The Templeton Vietnam Opportunities Fund and its directors are being sued by a group of its investors for negligence in managing the portfolio.
The class-action lawsuit was filed last February in federal court in Florida. Investor Michael Wetta is the lead plaintiff. James Roumell, a rep with Robert Thomas Securities in Chevy Chase, Md., is also a claimant along with several of his investors. The claimants allege that the fund hastily invested in Thailand and other Asian countries just before a possible shareholders vote that could have liquidated the fund at NAV. As a result, the suit claims, investors sustained more than $40 million worth of losses.
Robert Thomas Securities is not involved in the litigation.
Under its charter, the fund had until Oct. 1, 1997, to invest at least 65% of its assets in Vietnamese companies. If that wasnt accomplished, shareholders were to vote on either liquidating the fund or amending its charter.
The suit claims that the fund and its officers violated provisions of the Investment Company Act and the Investment Advisors Act, and breached its contract with investors by making the investments in Thailand.
Due to the slow pace of market-opening reforms in Vietnam, the fund never got close to its 65% threshold. But rather than hold cash, which the claimants say would have been the proper course of action prior to a shareholder vote, the fund invested elsewhere.
According to the funds quarterly report, Thai holdings went from 2.8% of the portfolio to 29.7% during the three months ended Sept. 31, 1997. The Asian currency crisis began in early July 1997.
At the time it made the investments, the fund defended its purchases to shareholders by saying Thai shares were selling at bargain prices.
But rather than put the funds future to a shareholder vote, on Oct. 21 the board authorized a tender offer at NAV with the provision that if less than 50% of shares were tendered, the fund would continue as an Asian fund with an emphasis on Vietnam; if not, shareholders would vote on whether to liquidate.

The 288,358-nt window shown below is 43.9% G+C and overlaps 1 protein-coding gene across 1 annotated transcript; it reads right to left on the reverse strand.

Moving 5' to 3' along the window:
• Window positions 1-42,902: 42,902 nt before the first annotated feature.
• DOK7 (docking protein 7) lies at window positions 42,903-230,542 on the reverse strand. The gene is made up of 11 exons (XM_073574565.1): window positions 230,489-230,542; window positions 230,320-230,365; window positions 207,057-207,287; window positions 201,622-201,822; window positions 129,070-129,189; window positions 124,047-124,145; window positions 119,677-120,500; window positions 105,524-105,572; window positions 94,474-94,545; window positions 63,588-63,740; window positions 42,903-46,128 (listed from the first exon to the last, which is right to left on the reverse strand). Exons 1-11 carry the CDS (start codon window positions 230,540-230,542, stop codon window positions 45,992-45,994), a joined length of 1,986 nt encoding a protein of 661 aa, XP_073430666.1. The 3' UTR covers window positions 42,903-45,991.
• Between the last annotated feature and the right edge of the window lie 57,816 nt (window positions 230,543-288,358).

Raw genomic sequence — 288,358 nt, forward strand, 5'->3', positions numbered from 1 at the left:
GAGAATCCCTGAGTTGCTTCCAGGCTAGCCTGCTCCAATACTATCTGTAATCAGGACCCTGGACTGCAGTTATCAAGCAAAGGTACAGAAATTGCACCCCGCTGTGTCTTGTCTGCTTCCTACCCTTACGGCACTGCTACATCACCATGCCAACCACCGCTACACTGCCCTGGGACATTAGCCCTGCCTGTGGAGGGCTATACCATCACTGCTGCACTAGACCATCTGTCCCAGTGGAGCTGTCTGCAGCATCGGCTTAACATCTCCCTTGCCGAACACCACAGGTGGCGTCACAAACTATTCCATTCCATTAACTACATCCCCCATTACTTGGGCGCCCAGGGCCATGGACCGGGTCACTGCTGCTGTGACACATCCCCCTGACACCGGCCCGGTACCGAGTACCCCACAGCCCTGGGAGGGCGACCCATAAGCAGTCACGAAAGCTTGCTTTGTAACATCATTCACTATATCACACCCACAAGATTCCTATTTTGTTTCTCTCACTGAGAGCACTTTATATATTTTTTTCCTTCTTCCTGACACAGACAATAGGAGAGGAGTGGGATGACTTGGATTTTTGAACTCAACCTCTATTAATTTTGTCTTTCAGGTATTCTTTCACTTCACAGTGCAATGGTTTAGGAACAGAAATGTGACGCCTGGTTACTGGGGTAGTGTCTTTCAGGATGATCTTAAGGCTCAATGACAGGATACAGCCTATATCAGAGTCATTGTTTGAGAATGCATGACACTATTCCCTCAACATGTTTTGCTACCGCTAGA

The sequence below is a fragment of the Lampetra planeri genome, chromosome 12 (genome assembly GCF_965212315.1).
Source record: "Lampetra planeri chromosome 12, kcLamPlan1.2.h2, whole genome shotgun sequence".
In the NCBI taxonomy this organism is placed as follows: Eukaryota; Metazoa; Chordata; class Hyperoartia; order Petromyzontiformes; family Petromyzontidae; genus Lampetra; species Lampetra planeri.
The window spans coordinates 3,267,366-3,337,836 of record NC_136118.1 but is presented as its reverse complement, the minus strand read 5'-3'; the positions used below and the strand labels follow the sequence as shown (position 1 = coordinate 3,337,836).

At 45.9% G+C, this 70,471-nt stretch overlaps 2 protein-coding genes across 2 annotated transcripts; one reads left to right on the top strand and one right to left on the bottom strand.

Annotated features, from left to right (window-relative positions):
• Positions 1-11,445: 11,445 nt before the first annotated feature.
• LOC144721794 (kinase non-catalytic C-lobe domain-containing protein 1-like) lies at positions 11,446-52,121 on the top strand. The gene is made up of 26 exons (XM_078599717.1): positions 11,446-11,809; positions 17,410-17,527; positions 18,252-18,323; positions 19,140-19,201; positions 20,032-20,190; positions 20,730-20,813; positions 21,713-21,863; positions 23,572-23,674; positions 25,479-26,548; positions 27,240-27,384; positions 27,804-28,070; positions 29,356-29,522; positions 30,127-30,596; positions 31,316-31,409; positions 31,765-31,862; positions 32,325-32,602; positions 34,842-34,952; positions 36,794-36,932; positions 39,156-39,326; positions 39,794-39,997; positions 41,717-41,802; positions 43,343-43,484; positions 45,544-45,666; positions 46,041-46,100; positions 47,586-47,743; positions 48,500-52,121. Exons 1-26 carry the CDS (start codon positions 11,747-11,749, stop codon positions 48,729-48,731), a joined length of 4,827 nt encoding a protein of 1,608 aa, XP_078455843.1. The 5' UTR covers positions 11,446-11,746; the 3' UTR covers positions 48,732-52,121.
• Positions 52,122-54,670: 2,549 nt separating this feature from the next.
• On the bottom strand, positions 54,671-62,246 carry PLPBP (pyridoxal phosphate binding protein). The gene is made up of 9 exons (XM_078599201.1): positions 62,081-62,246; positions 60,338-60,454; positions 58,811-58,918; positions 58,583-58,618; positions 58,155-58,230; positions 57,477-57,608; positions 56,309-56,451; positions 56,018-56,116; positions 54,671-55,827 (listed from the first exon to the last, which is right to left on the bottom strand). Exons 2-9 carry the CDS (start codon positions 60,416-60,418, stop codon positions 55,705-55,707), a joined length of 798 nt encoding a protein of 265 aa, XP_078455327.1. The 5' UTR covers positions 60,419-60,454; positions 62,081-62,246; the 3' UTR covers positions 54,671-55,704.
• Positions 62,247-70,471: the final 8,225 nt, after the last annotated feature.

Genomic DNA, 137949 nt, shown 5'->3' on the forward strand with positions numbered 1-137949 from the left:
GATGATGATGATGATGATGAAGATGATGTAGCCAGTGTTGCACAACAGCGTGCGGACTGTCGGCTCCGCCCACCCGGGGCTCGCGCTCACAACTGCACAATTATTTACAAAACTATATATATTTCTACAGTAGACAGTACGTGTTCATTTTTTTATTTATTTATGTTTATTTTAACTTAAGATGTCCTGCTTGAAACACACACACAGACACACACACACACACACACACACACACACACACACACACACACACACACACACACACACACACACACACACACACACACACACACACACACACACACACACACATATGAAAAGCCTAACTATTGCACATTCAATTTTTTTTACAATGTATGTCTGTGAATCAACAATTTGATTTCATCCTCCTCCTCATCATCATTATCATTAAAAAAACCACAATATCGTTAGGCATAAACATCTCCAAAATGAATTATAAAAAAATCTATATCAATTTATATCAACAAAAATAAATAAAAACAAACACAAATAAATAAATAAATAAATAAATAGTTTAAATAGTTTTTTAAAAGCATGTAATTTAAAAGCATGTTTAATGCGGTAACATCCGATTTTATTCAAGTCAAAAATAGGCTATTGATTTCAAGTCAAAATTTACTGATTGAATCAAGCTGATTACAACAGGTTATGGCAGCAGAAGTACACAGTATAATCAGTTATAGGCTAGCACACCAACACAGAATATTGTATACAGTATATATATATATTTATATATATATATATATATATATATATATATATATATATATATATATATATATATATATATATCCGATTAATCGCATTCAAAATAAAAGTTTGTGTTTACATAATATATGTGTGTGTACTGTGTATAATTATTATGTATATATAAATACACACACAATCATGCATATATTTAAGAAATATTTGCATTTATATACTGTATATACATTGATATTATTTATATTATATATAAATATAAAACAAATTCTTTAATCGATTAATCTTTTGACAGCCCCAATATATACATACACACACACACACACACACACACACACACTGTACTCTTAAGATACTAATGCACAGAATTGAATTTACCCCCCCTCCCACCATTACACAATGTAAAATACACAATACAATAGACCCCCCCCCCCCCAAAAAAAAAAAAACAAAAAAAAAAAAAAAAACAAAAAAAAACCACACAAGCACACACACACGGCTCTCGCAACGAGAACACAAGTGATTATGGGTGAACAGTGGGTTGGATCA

Forty-two percent of the shares were tendered and received $7.77 a share--the Jan. 20, 1998, closing price. The lawsuit claims the final price was 40% less than what shareholders could have received in October (see chart, Page 28 in RR).
TVFs share price and net asset value plummeted during this improper delay from October 1997 through January 1998, the suit states. The hope was that the tender offer would weed [out] enough of the shareholders critical of the Funds management that the vote would go Templetons way and keep the Fund (and hence their management fees) alive.
The suit argues that converting to an Asian fund had no benefits for investors since other such funds were not unique and traded at discounts.
Like any investor, I have taken my licks and moved on. But never have I felt that the loss was so directly attributable to negligence, says Roumell, who was an investor in the Templeton fund along with his clients.
Roumell and his attorney, Karl Barth at Hagens & Berman in Seattle, say the funds directors sit on so many other Templeton fund boards that they are essentially employees of the management company and, therefore, couldnt be counted on to render independent judgment.
The suit alleges, and Franklin Templeton Fund filings show, that as of year-end 1997 several of the independent directors on the Vietnam Opportunities Fund board--Harris Ashton, S. Joseph Fortunato and Gordon Macklin--each sat on more than 50 Franklin Templeton Fund boards and each collected from the fund group total fees last year of $331,000 to $361,000. Macklin is former president of the NASD.
A Templeton spokesperson says, With any pending legal case, we cannot comment except to say that we dont feel this case has any legal or factual merit, and we intend to fight it vigorously. Templeton has filed a motion to dismiss the case.
Meanwhile, in a curious bit of timing, the state of Maryland recently enacted a law, retroactive to two weeks before the case was filed, that says any closed-end fund director who is not an interested party (employee) is deemed to be independent.
Barth says he will proceed with the case anyway.
Thomas Herzfeld, a closed-end fund manager in Miami who is not connected to the suit, says there were a handful of Vietnam funds launched over the last two years but have either been folded or turned into regional funds.
They couldnt find enough to invest in, says Herzfeld. If a fund doesnt invest a majority of its assets in the country for which it is named, it cannot use the countrys name, according to Herzfeld. The SEC doesnt want people using the country to attract investors, he says.
Henry Fahman, chairman and chief executive of Providential Securities in Huntington Beach, Calif., and a Vietnamese native, has toured the country with investors on due diligence trips. I havent invested [in Vietnam] because of the lack of liquidity, Fahman says. Since there is no trading of shares yet, any investment in Vietnamese companies are direct investments that will likely take a long time to produce a return, he adds. Fahman also is not involved in the suit.